The main finding of this study is that the negative association between parental SES and NFSB during adolescence/young adulthood to a large extent was mediated by school performance, accounting for as much as 60% of the variance. These findings are consistent with the large body of literature that has demonstrated the parallel links of parental SES to school performance [11
] and NFSB, respectively [21
]. However, this is the first study to examine the mediating role of school performance. We found no evidence for the hypothesis that the vulnerability to NFSB as a function of family socioeconomic environment may be moderated by school performance. This indicates that, although children with low SES face greater risk of poor school performance and, due to this fact, are overrepresented among self-injuring youth, the effect of poor school performance on the risk of NFSB seems to be equal for all SES-groups.
Parental SES had no effect on the risk of NFSB over and above what was mediated by school performance suggesting that childhood disadvantages act on a later risk of NFSB primarily in terms of the pathway effect. This means that low SES children tend to have a higher risk of NFSB and that risk can be understood in terms of them performing worse at school than comparisons. Thus, parental SES contributes to the intergenerational transmission of health disparities by placing children on different pathways leading to different mental health outcomes. The poor school performance of low SES children may be seen as a prolongation of the disadvantage experienced by one generation in the lives of the next and different mechanisms induced from conception onwards, by both material and non-material parental disadvantage, may be involved in impeding an underprivileged child's ability to reach his or her academic potential. For example, recent studies suggest that low SES increases the risk of exposure to adverse circumstances surrounding gestation and birth (e.g. inadequate nutrition, toxic exposure and stress) [30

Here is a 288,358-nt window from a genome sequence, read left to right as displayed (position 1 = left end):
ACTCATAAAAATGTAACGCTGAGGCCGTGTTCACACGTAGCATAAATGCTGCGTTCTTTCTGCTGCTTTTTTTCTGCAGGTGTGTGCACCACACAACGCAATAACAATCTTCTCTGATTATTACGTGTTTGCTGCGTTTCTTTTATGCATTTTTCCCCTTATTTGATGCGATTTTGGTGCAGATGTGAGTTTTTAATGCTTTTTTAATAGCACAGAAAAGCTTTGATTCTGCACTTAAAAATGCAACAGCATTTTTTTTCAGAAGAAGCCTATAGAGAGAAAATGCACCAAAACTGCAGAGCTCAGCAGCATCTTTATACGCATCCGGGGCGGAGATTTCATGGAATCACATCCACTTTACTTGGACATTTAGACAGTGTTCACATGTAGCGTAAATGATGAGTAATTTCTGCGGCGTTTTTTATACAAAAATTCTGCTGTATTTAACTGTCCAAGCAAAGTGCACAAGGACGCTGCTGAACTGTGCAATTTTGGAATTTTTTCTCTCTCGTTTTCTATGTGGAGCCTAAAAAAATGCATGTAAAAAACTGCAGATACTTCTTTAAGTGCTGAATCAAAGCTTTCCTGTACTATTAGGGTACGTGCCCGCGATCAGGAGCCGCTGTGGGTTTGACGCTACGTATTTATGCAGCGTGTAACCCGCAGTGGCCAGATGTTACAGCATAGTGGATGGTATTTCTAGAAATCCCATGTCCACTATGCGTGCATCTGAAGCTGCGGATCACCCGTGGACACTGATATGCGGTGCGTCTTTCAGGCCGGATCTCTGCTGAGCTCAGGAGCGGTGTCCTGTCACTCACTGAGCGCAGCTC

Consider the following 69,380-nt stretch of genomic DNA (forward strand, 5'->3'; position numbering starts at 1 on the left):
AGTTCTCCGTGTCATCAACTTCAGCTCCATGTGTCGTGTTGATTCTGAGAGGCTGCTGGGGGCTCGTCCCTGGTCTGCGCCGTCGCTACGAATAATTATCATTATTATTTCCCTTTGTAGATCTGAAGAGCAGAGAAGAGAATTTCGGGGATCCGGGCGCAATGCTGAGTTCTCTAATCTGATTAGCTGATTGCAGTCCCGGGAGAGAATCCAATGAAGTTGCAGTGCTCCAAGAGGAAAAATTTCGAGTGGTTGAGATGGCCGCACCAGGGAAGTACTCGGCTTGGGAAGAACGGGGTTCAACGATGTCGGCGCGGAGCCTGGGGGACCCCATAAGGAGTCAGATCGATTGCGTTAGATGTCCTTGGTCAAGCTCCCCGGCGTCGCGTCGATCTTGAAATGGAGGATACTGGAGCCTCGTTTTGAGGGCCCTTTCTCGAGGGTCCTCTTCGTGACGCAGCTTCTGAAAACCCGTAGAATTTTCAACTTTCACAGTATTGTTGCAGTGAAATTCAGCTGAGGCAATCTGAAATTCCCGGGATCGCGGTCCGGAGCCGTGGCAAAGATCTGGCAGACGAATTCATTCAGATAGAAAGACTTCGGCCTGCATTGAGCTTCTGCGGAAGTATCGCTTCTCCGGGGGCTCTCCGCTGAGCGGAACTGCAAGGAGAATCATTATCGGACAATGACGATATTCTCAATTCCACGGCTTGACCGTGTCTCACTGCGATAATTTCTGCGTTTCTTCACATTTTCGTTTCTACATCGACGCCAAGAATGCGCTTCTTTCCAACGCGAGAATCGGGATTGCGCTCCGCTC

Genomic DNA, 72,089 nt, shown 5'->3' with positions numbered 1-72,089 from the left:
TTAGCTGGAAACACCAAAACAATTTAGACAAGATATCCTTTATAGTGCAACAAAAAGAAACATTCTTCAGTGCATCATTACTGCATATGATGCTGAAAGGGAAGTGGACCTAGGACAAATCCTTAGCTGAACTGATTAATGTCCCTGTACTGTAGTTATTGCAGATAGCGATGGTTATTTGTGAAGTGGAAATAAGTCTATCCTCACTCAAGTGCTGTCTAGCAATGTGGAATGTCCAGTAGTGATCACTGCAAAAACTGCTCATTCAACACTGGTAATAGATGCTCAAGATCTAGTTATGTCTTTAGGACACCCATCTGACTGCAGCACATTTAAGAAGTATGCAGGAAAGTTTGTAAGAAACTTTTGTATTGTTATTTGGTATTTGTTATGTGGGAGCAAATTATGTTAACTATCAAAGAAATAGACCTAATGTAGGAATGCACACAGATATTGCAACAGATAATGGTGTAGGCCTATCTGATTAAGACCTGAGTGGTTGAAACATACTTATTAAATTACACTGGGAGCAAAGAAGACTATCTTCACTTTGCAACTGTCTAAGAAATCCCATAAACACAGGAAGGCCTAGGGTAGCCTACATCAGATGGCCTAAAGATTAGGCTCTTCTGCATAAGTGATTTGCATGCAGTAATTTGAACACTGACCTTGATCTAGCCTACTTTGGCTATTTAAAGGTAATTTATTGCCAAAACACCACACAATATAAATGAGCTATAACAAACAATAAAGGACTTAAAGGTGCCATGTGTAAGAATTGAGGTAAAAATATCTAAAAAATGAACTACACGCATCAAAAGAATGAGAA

] that can negatively influence brain development [31
] and its cognitive function in several ways [33
]. Low parental SES is likely to be accompanied by financial strain and psychosocial adversity related to poor parental health, alcohol misuse, and family disruption [1
]. These circumstances can undermine the amount and quality of stimulation that the child receives at home which is necessary for his/her optimal cognitive development [34
]. Furthermore, it is more common for low-SES children to live in poor neighbourhoods and attend schools with high percentages of disadvantaged and low-achieving students [35
]. These environmental characteristics have been shown to account for some of the risk of underperformance on an individual level, over and above the effect of individual SES and cognitive abilities [36
Inter-generational disadvantage resulting in poor school performance and, in consequence in NFSB, can also arise as an effect of restricted access to human, social, and cultural resources that enhance educational outcomes. Parental education, which is correlated with SES [37
], may play a particularly important role in this regard. Although low educated parents may value education as much as high educated parents, they often lack the ability to encourage their children to value education. Low-educated parents are less able to provide their children with qualified help with homework, early training in behaviours and skills (e.g. literacy) that are valued by schools, and to encourage them to achieve the expected outcomes [38